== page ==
You don't have to be a lawyer, it's quite clear, and numerous lawyers and even the DOJ have spoken to it. Playing OLP has never been illegal in the US at a federal level. Lack of regulation does not make something illegal unless the law states it must be regulated to be legal. There are no federal laws on either side of OLP. In very few states, it has been banned in recent years. Very few, as in, maybe 3 or 4, and Kentucky's status as one of those has been in dispute recently. Black Friday changed no laws whatsoever, nothing became "illegal" after or because of BF. BF was an enforcement of UIGEA (which has nothing to do with OLP nor with declaring any form of gaming illegal), based on the DOJ's interpretation of The Wire Act at the time, and money laundering laws. It was not an action against players.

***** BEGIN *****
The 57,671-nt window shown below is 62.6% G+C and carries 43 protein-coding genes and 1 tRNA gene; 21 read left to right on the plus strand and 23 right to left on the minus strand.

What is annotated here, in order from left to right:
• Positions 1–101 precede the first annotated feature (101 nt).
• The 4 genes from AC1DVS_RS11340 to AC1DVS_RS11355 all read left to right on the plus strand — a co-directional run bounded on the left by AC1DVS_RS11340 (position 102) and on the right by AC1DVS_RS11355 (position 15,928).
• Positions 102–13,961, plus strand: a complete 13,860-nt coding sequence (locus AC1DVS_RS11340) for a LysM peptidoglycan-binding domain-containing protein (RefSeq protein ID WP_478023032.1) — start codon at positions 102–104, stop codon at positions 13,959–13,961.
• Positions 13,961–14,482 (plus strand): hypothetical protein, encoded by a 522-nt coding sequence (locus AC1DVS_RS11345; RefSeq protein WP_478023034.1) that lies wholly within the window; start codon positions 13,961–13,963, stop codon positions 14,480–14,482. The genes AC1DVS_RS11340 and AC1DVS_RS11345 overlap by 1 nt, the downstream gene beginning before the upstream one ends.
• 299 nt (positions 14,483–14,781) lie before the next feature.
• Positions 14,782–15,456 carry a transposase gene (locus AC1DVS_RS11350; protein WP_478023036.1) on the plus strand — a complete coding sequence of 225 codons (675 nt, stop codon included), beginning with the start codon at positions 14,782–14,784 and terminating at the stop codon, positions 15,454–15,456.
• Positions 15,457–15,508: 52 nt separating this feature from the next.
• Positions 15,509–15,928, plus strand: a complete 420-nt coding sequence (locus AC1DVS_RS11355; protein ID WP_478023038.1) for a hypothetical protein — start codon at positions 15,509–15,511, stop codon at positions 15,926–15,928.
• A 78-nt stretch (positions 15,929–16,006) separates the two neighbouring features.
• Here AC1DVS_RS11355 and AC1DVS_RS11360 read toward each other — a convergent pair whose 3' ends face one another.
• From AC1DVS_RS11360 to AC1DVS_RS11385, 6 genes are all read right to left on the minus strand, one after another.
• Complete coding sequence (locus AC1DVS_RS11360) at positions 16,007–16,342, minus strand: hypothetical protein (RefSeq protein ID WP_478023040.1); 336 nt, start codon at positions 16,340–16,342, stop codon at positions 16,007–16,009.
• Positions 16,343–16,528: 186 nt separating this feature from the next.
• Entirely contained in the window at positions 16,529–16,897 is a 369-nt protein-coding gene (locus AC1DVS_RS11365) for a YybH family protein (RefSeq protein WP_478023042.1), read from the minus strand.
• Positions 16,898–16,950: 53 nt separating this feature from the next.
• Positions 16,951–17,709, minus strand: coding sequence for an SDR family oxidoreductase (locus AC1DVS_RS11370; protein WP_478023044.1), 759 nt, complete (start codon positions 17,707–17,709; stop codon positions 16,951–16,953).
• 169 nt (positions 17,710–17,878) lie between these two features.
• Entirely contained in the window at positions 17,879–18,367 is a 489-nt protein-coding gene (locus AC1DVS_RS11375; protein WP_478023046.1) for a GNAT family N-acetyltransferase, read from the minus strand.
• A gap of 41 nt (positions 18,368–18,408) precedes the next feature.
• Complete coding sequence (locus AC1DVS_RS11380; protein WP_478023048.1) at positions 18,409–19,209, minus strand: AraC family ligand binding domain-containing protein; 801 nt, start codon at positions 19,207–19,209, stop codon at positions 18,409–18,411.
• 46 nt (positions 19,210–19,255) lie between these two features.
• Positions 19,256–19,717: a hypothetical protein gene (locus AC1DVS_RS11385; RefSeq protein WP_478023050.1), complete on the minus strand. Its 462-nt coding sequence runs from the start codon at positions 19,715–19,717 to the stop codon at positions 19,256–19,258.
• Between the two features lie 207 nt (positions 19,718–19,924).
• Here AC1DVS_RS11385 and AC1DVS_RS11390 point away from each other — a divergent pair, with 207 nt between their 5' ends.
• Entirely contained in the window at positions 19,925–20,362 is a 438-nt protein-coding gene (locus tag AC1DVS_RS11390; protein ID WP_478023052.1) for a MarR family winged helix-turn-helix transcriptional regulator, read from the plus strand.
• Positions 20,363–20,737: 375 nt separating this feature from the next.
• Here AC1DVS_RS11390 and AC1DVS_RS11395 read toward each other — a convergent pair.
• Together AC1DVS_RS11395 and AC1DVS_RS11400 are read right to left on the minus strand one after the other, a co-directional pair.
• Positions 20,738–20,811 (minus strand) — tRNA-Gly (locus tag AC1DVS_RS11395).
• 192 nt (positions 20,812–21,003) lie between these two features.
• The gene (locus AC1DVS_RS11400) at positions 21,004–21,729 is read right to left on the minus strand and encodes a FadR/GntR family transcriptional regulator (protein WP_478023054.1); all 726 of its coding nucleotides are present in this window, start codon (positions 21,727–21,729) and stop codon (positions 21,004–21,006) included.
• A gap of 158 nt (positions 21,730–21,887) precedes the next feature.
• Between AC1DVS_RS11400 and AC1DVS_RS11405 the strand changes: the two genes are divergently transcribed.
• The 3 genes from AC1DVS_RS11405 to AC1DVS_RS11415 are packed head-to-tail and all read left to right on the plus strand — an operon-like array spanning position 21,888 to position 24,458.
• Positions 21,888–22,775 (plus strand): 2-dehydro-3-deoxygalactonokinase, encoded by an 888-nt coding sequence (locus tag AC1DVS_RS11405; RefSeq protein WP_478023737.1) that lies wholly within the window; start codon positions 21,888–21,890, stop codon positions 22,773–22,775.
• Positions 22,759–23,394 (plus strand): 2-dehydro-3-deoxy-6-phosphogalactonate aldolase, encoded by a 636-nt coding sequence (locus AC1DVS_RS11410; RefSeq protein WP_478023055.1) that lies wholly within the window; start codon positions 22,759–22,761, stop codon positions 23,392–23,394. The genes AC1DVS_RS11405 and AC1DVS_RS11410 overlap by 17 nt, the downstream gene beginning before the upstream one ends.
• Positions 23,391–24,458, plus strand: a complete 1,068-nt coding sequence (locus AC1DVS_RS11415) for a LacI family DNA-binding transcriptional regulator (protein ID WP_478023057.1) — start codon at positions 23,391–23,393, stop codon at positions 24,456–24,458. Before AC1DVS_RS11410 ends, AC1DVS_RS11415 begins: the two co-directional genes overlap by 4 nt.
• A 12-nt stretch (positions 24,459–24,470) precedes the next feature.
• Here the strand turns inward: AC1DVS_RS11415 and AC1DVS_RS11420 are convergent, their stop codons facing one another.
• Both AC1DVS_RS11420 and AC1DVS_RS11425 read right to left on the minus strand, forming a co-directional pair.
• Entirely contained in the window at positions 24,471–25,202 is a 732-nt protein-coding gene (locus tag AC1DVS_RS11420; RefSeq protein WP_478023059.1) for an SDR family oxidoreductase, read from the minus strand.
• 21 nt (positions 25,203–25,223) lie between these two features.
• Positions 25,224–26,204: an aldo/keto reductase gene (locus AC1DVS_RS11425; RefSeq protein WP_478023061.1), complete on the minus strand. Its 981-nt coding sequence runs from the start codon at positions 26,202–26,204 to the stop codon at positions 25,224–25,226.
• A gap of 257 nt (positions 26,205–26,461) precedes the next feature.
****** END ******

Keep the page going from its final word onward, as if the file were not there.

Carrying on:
For years the DOJ used The Wire Act in an attempt to claim OLP is illegal, when many of us familiar with the law clearly understood it applied only to interstate sports betting (and predates the internet by about 30 years). Post-BF, the DOJ finally came clean and formally admitted that the Wire Act in fact did not apply to OLP, and there are no other federal laws that even come close. Without a law to expressly forbid OLP, the UIGEA does not apply to it, but the DOJ will not retroactively vacate their enforcement when it was found that criminal conspiracies occurred in the process of circumventing it by the sites. Once we have a legal judgment that establishes precedent, or legislative action that specifically excludes OLP from UIGEA, then the US market will again be open to OLP pending any new federal regulation around it.